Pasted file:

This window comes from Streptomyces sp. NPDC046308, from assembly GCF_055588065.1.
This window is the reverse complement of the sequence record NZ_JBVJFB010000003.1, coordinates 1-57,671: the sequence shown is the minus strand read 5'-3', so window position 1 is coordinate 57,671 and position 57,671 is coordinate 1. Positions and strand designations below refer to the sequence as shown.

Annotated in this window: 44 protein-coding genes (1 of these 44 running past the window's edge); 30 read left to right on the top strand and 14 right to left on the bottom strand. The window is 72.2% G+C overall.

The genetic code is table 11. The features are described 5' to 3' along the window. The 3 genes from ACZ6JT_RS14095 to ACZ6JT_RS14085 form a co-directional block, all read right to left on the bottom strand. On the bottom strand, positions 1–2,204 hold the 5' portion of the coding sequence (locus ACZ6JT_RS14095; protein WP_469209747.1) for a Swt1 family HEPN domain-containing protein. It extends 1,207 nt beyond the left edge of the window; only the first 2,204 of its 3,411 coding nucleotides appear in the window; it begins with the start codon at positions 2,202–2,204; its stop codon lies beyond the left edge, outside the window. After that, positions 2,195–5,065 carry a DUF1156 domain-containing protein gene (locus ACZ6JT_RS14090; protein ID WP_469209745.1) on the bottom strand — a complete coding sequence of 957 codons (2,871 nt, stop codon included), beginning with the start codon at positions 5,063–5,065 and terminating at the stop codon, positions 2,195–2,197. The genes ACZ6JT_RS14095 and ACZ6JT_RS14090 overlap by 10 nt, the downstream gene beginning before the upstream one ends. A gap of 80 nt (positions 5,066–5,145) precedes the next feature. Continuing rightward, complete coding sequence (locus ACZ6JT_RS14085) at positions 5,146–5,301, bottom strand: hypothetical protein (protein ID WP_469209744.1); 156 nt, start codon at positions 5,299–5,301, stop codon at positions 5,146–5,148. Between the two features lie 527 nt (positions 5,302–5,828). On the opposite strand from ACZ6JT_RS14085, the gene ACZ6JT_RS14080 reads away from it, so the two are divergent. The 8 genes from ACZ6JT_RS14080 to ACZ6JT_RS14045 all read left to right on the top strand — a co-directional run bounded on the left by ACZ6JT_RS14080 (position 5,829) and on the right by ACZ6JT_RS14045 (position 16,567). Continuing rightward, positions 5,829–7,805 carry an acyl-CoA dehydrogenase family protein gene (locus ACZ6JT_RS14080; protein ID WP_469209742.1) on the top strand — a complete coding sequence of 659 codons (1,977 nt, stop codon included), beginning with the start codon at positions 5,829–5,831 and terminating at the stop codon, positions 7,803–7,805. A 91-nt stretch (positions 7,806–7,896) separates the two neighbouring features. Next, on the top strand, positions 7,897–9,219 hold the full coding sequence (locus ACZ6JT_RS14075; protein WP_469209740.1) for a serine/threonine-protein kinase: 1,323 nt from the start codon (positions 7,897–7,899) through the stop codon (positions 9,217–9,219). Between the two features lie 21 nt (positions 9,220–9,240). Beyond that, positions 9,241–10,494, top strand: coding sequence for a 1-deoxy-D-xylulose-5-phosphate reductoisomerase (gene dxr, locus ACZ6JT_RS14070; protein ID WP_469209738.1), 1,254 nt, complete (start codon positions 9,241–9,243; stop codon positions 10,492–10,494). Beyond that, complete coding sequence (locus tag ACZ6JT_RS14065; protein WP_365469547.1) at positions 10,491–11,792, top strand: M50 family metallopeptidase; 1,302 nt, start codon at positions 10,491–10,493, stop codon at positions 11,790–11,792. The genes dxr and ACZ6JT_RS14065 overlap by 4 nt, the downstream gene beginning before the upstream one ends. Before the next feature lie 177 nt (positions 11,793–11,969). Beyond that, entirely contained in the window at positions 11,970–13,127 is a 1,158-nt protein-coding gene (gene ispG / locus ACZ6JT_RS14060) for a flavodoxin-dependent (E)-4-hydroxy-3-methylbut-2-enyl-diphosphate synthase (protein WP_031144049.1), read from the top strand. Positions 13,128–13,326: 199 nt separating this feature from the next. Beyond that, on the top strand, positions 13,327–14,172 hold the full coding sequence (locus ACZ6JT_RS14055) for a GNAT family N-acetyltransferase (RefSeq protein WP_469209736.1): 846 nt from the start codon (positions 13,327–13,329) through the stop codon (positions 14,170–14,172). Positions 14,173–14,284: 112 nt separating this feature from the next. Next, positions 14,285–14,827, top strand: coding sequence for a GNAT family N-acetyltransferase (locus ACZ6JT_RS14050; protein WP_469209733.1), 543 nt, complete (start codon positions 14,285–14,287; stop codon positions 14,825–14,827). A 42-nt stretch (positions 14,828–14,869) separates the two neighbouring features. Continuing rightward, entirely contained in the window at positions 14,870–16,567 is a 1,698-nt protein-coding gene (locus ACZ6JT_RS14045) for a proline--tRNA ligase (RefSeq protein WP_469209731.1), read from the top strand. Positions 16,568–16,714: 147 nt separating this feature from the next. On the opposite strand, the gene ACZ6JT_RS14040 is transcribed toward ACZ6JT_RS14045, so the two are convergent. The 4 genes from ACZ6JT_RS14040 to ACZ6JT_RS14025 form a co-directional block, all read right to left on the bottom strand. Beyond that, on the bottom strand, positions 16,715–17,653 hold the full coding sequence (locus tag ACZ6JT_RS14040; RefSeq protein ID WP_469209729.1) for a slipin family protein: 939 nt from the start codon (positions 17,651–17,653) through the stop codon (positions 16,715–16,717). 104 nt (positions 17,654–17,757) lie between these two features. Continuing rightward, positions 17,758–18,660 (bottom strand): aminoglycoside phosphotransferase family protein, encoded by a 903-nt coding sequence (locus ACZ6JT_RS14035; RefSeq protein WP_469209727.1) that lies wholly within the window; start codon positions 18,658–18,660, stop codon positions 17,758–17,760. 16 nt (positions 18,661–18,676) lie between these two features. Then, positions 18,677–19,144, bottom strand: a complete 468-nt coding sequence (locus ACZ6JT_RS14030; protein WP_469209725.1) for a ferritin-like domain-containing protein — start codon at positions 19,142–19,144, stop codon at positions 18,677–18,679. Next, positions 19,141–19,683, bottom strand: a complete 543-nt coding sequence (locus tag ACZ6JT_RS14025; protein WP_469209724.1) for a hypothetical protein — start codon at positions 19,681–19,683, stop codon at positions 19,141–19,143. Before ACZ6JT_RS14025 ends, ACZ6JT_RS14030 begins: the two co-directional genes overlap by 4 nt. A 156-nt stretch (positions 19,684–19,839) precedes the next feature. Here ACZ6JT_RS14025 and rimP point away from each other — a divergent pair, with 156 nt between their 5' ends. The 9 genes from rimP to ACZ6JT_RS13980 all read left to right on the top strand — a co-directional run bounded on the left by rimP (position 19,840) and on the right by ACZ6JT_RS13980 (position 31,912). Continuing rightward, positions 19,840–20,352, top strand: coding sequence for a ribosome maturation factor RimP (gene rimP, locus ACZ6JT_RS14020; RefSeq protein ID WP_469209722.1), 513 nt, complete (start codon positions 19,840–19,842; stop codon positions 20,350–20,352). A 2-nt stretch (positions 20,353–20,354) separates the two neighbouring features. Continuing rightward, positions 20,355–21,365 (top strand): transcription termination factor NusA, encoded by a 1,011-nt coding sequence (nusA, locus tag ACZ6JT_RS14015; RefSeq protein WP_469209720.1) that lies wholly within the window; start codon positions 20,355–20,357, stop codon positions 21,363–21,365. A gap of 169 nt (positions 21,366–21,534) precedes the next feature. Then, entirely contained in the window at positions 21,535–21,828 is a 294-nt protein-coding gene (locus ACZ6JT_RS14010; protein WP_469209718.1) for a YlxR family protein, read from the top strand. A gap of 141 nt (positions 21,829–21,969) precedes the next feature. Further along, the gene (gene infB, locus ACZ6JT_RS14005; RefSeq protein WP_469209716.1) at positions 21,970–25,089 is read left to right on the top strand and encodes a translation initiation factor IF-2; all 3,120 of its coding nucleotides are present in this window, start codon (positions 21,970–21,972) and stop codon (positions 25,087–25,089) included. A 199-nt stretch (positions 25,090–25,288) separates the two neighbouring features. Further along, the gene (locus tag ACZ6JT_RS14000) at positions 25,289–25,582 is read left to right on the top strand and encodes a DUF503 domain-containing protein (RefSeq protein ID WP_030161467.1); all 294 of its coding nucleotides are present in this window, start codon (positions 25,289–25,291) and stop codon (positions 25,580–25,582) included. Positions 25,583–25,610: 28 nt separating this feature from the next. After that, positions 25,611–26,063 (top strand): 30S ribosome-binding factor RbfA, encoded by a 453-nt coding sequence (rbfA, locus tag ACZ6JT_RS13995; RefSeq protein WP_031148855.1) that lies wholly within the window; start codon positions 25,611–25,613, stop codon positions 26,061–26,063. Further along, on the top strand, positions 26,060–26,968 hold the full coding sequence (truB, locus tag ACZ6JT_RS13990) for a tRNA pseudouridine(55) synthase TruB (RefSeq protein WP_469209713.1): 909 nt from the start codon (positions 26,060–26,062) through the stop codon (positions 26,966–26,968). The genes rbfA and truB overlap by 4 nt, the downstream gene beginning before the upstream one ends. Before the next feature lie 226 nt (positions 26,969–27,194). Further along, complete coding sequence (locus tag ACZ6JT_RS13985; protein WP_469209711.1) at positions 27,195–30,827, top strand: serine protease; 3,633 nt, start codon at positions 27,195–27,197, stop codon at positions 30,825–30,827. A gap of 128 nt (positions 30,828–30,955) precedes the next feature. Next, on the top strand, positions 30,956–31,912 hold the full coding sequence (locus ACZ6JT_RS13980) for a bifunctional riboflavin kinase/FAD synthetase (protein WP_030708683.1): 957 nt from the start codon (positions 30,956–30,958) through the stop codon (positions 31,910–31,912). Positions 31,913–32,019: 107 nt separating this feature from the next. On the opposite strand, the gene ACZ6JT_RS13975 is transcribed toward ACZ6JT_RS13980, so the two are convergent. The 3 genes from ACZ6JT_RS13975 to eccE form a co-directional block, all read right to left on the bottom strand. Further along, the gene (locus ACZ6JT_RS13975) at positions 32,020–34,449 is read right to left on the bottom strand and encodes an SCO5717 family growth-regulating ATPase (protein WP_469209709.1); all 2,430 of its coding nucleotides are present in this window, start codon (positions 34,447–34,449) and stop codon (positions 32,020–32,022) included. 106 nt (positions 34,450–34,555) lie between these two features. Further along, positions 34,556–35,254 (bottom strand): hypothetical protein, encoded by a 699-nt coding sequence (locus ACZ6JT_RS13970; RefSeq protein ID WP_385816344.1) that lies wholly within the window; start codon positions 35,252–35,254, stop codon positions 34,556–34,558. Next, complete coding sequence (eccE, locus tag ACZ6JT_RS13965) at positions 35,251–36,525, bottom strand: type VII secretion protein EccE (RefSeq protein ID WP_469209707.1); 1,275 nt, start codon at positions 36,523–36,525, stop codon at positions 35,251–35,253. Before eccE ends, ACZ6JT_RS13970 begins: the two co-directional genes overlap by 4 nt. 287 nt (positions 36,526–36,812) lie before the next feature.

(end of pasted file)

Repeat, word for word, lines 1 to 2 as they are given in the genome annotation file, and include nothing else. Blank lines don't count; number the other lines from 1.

This window comes from Streptomyces sp. NPDC046308, from assembly GCF_055588065.1.
This window is the reverse complement of the sequence record NZ_JBVJFB010000003.1, coordinates 1-57,671: the sequence shown is the minus strand read 5'-3', so window position 1 is coordinate 57,671 and position 57,671 is coordinate 1. Positions and strand designations below refer to the sequence as shown.